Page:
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168:01 – A Library Rising from the Ashes on display at the Aga Khan Museum in Toronto.Frank Piccolo/Copyright Wafaa Bilal

Books are art objects. We speak of beautiful books, and this is partly a reaction to their aesthetics and partly out of a sense of the sacred: we attribute a magic quality to these oblongs. We love their weight, as if their wisdom were measurable in their mass. We put them on display, sometimes even behind glass. Hence their long-standing decorative function. There is no more comforting wall covering than a bookshelf. This has led to variations on the bookshelf as decor: there are bookshelves of fake ancient books, bookshelves of books arranged by colour rather than content (whole Pinterest pages of them, in fact), bookshelves of plain white non-books (who hasn’t been in that chic boutique hotel lobby?). In design they are symbols of class, but they can just as often symbolize emptiness.

When books are destroyed en masse, as they are during wars and periods of ideological or religious fervour, global indignation is as great as if humanity itself were under attack. Destroying a library is to rape a culture.

The artist Wafaa Bilal addresses such a loss in his installation at the Aga Khan Museum in Toronto, opening on July 14. The show, 168:01 – A Library Rising from the Ashes, consists of a large room containing a long, uniform bookshelf and thousands of identical blank books with white covers. Beside them are a table and librarian’s chair, empty. In this it echoes the boutique hotel lobby and its faux books: It seems to evoke style and emptiness.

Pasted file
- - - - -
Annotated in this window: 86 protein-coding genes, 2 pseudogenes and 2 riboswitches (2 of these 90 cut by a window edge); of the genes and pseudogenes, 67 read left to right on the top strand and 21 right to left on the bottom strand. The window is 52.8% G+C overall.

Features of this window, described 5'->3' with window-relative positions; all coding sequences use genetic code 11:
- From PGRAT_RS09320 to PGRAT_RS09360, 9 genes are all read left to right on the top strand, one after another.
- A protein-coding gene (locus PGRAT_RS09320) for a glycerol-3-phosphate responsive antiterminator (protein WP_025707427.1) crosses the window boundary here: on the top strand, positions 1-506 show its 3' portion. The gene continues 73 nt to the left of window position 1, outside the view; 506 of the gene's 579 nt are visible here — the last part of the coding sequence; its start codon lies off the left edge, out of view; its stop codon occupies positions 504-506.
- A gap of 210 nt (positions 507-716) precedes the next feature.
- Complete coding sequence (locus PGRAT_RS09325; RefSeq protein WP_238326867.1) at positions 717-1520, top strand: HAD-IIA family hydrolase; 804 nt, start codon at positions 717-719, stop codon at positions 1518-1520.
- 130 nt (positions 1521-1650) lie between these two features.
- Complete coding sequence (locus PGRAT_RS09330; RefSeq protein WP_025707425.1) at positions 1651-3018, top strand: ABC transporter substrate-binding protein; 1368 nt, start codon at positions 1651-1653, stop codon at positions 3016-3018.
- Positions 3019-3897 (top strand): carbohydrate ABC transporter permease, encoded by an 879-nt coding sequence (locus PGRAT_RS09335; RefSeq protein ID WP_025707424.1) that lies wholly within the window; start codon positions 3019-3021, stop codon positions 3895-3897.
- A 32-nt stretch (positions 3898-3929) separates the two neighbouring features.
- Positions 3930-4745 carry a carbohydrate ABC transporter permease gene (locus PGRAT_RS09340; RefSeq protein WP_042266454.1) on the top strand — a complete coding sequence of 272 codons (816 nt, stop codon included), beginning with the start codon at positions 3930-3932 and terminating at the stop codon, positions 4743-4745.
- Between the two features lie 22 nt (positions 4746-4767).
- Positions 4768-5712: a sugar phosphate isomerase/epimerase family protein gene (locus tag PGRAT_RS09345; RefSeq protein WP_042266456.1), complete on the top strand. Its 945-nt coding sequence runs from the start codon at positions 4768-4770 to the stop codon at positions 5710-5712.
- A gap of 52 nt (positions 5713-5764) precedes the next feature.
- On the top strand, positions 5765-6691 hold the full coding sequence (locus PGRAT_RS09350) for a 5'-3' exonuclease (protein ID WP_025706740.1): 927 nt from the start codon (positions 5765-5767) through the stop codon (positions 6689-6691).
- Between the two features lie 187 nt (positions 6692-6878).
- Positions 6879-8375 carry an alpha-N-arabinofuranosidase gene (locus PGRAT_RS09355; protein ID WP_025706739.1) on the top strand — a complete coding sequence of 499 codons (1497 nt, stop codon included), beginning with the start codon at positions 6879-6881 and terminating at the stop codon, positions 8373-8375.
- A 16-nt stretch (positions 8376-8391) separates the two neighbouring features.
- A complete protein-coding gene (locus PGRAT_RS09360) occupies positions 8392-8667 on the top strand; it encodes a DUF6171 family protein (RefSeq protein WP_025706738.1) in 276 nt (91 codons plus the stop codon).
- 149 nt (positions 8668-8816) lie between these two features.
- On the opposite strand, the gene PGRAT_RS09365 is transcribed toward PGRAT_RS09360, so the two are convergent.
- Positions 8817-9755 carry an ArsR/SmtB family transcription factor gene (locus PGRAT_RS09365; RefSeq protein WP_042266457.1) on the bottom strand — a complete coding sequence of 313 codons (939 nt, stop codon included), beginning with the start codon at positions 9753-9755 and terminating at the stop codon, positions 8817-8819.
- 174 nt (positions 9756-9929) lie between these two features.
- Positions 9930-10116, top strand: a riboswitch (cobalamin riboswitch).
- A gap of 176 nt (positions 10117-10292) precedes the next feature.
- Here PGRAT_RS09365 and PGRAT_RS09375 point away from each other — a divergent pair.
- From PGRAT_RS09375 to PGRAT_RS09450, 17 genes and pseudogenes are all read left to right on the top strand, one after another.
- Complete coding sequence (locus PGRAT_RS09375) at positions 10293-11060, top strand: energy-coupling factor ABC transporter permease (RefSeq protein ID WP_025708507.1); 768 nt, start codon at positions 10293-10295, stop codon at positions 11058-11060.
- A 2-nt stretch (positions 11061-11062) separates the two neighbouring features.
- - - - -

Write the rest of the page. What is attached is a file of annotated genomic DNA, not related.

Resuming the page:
What it in fact implies is loss. In 2003 the University of Baghdad’s College of Fine Arts was destroyed by looters. Seventy thousand volumes were lost to fire. It was a final indignity for a country that had already endured dictatorship, terror and war.

The artwork is an interactive one: It will change as visitors replace its blank books with real ones. Each visitor may select an educational text from a wish list provided by a group of retired Canadian librarians, buy it and donate it to the bookshelf. A library will thus grow and the white surface will gradually metamorphose into variegated colour as real books bloom in it. When the new library is complete, it will be returned to Baghdad.

The title of the work refers to a legend in Iraqi history: when Mongol invaders destroyed a library in the 13th century, they threw the contents of an entire library into the Tigris. The books were said to bleed ink into the river for seven days (168 hours), until the were drained of their knowledge. The number 168:01 refers to the first hour of their reconstruction, beginning now.

The collection planned by the librarians is based on the libraries of fine arts schools around the world and so does not attempt to recreate what the original Baghdad library had, but to start afresh with a 21st-century collection. The work is then both practical and aesthetic. It combines art and reconstruction.

This kind of interactive piece is typical for Bilal, an imaginative provocateur. An Iraqi exile living in New York, his previous work includes the 2007 piece Domestic Tension, in which he sat in a gallery in Chicago facing a paintball gun. Viewers around the world could activate the gun though the internet and shoot at him. Shooting at an Iraqi in an art gallery must have been an uncomfortable experience for many Americans right after their invasion of that country. (It was also an echo of a number of famous punish-the-artist performance pieces, such as Yoko Ono’s Cut Piece, Vito Acconci’s Seedbed and Marina Abramovic’s The Artist Is Present, but with a digital twist.)

The Aga Khan Museum is a beautiful and meditative place. It is not downtown, but floating above the city in a maze of highway overpasses and industrial plazas, a place of flatness that suits its austere desert aesthetic. It is surrounded by blazing white marble grounds and black reflecting pools: it feels like a moonscape. Inside, it is cool and dim and soaring, with light diffused by patterned screens. It is a miraculously calming place – and because it is full of religious and ancient art, it feels fundamentally apolitical. This beautiful and performative new piece – an act of literal regeneration – is a welcome challenge to its demure mandate.